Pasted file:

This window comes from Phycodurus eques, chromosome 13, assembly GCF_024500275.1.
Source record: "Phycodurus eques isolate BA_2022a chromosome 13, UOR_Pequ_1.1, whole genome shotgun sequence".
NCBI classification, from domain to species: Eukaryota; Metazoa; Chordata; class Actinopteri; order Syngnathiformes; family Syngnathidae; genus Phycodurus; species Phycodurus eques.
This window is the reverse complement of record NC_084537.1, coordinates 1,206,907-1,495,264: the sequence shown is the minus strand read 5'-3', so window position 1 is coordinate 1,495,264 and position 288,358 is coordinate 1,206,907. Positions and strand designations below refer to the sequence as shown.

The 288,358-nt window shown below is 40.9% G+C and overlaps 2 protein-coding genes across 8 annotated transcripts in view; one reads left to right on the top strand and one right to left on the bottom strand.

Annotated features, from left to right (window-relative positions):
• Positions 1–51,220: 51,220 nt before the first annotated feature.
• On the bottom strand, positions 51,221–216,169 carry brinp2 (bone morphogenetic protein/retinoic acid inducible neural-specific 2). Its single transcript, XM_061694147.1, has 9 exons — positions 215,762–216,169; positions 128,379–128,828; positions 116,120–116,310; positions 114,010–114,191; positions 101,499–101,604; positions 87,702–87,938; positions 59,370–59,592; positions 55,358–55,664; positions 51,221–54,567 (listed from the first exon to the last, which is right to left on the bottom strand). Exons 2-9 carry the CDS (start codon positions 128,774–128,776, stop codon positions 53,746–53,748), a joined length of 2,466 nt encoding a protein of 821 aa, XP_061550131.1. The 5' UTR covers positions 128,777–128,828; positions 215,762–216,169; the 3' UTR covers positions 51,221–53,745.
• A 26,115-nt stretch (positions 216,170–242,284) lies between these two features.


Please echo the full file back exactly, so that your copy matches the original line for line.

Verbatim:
This window comes from Phycodurus eques, chromosome 13, assembly GCF_024500275.1.
Source record: "Phycodurus eques isolate BA_2022a chromosome 13, UOR_Pequ_1.1, whole genome shotgun sequence".
NCBI classification, from domain to species: Eukaryota; Metazoa; Chordata; class Actinopteri; order Syngnathiformes; family Syngnathidae; genus Phycodurus; species Phycodurus eques.
This window is the reverse complement of record NC_084537.1, coordinates 1,206,907-1,495,264: the sequence shown is the minus strand read 5'-3', so window position 1 is coordinate 1,495,264 and position 288,358 is coordinate 1,206,907. Positions and strand designations below refer to the sequence as shown.

The 288,358-nt window shown below is 40.9% G+C and overlaps 2 protein-coding genes across 8 annotated transcripts in view; one reads left to right on the top strand and one right to left on the bottom strand.

Annotated features, from left to right (window-relative positions):
• Positions 1–51,220: 51,220 nt before the first annotated feature.
• On the bottom strand, positions 51,221–216,169 carry brinp2 (bone morphogenetic protein/retinoic acid inducible neural-specific 2). Its single transcript, XM_061694147.1, has 9 exons — positions 215,762–216,169; positions 128,379–128,828; positions 116,120–116,310; positions 114,010–114,191; positions 101,499–101,604; positions 87,702–87,938; positions 59,370–59,592; positions 55,358–55,664; positions 51,221–54,567 (listed from the first exon to the last, which is right to left on the bottom strand). Exons 2-9 carry the CDS (start codon positions 128,774–128,776, stop codon positions 53,746–53,748), a joined length of 2,466 nt encoding a protein of 821 aa, XP_061550131.1. The 5' UTR covers positions 128,777–128,828; positions 215,762–216,169; the 3' UTR covers positions 51,221–53,745.
• A 26,115-nt stretch (positions 216,170–242,284) lies between these two features.